True faith is both knowledge and confidence.

Faith is knowledge of God as He has revealed Himself in His Word. This knowledge is first an intellectual understanding of what God has revealed and a hearty consent to its truth. But faith is more than head knowledge; it is a knowledge of the heart. It is an intimate knowledge of love whereby one comes to know God as the God of his salvation in Jesus Christ, embraces this God and His salvation, loves this God, desires to serve Him in gratitude, and is deeply grieved when in weakness he fails.

Faith is also confidence in God. Faith leads one to rely upon God for all things and to rely upon what God has accomplished through Jesus Christ on the cross. One who lives in faith relies upon the cross for his righteousness before God, for the power to overcome sin, for the power to be obedient, for comfort in time of sorrow, for peace in time of upheaval….

This faith Timothy had.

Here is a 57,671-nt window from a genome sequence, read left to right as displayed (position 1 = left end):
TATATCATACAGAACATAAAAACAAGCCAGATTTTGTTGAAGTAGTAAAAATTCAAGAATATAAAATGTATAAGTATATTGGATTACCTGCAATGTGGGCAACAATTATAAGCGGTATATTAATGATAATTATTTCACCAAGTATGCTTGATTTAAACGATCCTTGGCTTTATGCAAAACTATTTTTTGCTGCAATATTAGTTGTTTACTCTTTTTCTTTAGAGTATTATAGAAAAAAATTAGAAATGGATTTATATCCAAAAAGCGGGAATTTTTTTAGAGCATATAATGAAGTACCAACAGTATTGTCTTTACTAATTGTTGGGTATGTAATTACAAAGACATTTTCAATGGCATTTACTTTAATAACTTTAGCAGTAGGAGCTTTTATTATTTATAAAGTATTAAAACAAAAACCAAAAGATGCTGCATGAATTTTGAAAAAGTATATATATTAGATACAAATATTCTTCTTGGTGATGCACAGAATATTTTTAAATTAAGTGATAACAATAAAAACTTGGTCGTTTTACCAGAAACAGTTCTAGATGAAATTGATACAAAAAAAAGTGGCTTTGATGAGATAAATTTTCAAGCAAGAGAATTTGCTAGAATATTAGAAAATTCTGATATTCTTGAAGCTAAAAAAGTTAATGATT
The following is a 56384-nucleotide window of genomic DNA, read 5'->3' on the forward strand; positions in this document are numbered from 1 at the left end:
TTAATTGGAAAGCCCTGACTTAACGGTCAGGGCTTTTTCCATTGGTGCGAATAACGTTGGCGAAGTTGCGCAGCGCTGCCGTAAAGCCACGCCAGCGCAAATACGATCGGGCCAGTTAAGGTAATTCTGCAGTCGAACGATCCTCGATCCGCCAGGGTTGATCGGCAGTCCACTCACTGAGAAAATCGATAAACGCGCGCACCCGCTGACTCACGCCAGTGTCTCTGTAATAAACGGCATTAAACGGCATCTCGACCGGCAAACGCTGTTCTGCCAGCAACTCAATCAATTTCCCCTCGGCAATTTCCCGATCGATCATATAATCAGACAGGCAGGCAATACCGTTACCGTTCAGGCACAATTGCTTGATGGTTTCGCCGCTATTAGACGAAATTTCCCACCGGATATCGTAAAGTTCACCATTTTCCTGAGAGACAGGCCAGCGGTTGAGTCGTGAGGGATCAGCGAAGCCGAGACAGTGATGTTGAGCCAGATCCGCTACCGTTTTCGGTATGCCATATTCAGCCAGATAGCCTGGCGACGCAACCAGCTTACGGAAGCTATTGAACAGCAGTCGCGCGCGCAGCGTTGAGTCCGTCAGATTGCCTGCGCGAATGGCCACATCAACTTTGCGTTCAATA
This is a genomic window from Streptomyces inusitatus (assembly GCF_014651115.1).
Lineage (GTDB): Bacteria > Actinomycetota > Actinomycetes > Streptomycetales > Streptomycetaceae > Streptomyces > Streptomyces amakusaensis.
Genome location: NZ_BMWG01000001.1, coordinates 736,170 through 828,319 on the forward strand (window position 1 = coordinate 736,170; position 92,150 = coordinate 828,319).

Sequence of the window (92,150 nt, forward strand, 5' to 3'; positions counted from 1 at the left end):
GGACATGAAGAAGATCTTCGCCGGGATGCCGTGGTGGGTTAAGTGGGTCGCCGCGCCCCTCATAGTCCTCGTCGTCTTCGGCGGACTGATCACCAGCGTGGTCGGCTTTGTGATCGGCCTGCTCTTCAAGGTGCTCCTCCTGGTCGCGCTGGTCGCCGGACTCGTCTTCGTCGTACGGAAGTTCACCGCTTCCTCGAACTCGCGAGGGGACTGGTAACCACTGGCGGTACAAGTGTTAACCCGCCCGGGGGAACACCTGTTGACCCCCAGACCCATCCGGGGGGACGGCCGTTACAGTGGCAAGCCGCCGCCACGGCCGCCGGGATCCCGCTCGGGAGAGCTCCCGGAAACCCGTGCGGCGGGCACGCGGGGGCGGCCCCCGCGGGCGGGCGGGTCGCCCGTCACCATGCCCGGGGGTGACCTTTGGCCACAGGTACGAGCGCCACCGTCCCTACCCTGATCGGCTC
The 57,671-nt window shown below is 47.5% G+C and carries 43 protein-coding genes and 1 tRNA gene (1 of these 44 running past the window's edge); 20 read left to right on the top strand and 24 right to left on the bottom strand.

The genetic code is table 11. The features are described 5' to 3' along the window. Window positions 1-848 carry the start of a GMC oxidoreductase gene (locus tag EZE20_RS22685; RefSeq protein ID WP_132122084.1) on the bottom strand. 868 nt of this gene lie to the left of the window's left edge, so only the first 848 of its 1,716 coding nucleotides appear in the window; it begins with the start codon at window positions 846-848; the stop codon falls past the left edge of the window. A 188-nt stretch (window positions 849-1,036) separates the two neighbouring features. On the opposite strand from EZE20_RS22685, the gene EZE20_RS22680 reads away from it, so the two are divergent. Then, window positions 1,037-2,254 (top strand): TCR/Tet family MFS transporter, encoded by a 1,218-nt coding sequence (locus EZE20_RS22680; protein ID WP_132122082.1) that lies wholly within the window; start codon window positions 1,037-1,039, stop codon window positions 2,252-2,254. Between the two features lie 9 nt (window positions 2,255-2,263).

Paul speaks of an unfeigned faith. Unfeigned means not fake, not pretend, not hypocritical, and therefore genuine, sincere. Paul uses this negative term, “unfeigned,” to suggest that there were many in the church whose faith was feigned or fake. For various ulterior motives they put on a show of faith and joined themselves to the church. Perhaps they did this for business reasons, perhaps for the praise of men, perhaps for acceptance, or even for marriage. Most often a feigned faith is exposed. This is true especially when the way of faith requires sacrifice or brings persecution or when one no longer derives the “benefits” he sought by pretending faith. Then one whose faith is feigned will quickly abandon his “faith.” There was evidently a great deal of that in the early church, just as there is in the church today.

Paul was persuaded that Timothy’s faith was unfeigned.

Paul had known Timothy, worked with him, and observed him for a number of years. During the course of time Paul had become persuaded that Timothy’s faith was unfeigned, not fake, but genuine. This was no doubt evident to Paul in a number of ways. There was Timothy’s faithfulness to the gospel, when so many had departed. There was Timothy’s willingness to suffer for Christ’s sake. There was Timothy’s loyalty to Paul, even in prison. This did not mean that Timothy was without fault. Paul’s instruction to him indicates that he was often fearful. He was too timid. He also struggled with youthful lusts. Nevertheless, Timothy had proven himself by his devotion to the Lord and perseverance in that devotion to be a man of faith.